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A quiet revolution

Zafar Anjum | July 12, 2010
Indian IT company HCL, focused on 'transformational outsourcing', is trying to break the mould and shape a new destiny for itself as the brain behind new technologies, and in a seemingly historical move, is helping the ailing Japanese electronics giants to stand up on their feet once again. How is HCL doing this?

How are Indian tech companies helping the Japanese corporations in this renaissance? Can you give us some examples?

Japanese companies have abandoned their previous mandate to closely guard their home-grown technological expertise and are leveraging the expertise of global IT service providers for high-level engineering solutions. They have quietly turned to India for engineering solutions like embedded software, electrical, mechanical engineering services. The strategy, long advocated in the US market, is to have the in-house team focus on product innovation and new product strategy and leverage the partner to own product engineering.

One such strong example of HCLs engagements with a leading Japanese name is its successful relationship with Konica Minolta (KM), a global corporation in the field of imaging from input to output. HCL develops, maintains and performs R&D for the application and embedded software of KMs complete range of MFPs (multifunction peripherals) and printers. Further, in 2007, HCL announced the opening of an Offshore Development Centre (ODC) in Chennai for KM. The ODC works on the development of application software for MFPs and printers, development tools for customisation, and software to be built in computed radiographyKonica Minoltas major medical product. This helps KM enable an acceleration of its development activities and allows more qualified launch of innovative products to the worldwide customers.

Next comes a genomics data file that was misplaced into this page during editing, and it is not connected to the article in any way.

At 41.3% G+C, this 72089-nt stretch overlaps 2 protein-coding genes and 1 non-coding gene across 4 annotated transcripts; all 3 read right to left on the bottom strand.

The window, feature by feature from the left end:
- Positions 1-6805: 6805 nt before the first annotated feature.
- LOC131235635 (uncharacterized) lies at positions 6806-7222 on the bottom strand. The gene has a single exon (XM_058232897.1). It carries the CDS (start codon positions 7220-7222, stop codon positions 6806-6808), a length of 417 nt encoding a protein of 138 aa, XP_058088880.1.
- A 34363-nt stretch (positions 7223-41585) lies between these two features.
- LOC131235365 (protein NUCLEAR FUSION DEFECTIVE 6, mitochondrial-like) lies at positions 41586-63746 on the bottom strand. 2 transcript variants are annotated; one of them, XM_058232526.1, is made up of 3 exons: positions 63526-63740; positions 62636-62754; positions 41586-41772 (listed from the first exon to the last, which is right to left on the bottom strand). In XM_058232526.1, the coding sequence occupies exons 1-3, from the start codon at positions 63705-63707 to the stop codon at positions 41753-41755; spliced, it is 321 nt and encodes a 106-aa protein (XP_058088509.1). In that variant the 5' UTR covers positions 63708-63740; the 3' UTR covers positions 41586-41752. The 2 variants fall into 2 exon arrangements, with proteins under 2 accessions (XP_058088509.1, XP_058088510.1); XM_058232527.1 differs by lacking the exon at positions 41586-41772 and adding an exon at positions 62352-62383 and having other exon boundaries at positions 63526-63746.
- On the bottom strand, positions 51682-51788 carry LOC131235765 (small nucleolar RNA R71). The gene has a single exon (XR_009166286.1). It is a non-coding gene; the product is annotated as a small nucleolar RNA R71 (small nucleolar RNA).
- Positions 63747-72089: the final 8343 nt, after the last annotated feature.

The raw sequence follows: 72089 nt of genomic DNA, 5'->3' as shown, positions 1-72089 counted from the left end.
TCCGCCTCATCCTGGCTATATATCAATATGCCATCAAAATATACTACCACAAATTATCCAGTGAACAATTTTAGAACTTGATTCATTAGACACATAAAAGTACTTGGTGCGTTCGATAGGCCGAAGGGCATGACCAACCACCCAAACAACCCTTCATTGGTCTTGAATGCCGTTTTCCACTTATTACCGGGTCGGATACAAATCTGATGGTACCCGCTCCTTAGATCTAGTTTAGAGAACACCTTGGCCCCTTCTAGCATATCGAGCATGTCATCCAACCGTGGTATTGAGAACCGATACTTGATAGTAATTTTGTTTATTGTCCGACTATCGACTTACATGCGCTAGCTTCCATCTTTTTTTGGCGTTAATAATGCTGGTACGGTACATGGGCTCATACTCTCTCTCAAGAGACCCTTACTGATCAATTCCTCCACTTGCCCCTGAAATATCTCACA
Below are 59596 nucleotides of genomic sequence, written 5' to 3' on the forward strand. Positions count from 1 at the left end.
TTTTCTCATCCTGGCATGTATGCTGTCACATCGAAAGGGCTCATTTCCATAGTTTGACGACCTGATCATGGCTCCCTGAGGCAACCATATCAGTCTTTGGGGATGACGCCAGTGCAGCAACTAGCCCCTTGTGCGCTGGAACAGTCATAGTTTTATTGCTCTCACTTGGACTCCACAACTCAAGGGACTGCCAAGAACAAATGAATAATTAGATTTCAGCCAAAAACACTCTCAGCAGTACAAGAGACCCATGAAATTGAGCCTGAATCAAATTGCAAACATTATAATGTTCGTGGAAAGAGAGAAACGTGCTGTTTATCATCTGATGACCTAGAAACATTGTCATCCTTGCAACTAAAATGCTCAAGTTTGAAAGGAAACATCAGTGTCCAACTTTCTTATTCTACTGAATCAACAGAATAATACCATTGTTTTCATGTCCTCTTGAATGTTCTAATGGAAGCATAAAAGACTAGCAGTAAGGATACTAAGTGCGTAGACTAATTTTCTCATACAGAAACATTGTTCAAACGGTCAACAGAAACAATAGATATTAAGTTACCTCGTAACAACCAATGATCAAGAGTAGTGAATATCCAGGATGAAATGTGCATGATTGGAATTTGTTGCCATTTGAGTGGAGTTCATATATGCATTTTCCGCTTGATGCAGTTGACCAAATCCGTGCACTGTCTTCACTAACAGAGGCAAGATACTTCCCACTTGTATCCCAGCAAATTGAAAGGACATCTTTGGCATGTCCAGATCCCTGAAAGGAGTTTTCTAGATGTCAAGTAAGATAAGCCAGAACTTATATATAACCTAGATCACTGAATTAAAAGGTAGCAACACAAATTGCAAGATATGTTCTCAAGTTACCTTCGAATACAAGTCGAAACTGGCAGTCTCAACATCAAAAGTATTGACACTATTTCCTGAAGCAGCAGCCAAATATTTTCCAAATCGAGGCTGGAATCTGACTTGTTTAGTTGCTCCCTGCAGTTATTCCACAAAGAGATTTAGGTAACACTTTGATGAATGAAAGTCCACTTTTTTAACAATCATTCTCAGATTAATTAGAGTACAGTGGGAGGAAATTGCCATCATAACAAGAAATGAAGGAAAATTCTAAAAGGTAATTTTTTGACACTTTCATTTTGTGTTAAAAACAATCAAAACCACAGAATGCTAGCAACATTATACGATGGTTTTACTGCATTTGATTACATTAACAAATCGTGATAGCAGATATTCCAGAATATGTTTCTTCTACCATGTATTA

What does it say about the Indian tech companies? Have they come a long way, from just being back-office support to the role of brainy innovators for international corporations?

Absolutely yes. It would be very accurate to conclude that Indian companies are fast evolving into brainy innovators of business and technology for international corporations.

HCL Technologies has been developing products over the last three decades with the last decade for global customers. US and European companies have explored the advantages of partnering illustrated by our 15-year relationship with a leading Telecom OEM where we run the largest third party development centre outside their headquarters. Japanese customers have opened up to outsider service providers like Indian ones in the last few years only and  the Indian IT industry, in general, and HCL, in particular, are seeing an  acceleration in strategic tie-up requests.

This encouraging shift in the outsourcing trend reflects that Indian IT service providers are no longer doing software support but developing advanced solutions powering various high-end consumer products like Plasma TVs, smart phones, heavy duty printers, cameras and diagnostic medical equipments coming out of Japan.

How will a company like HCL maintain its edge over its competitors in the innovation market?

Moving forward, HCL foresees a shift towards clients preferring outsourcing companies to share their long-term vision, risks, and rewards in developing product-based ecosystem to impact client experience. As part of this initiative, HCLs Engineering and R&D services (HCL ERS) is investing heavily in developing its own IPs and solutions to help customers impact the overall product ecosystem faster and better.

 

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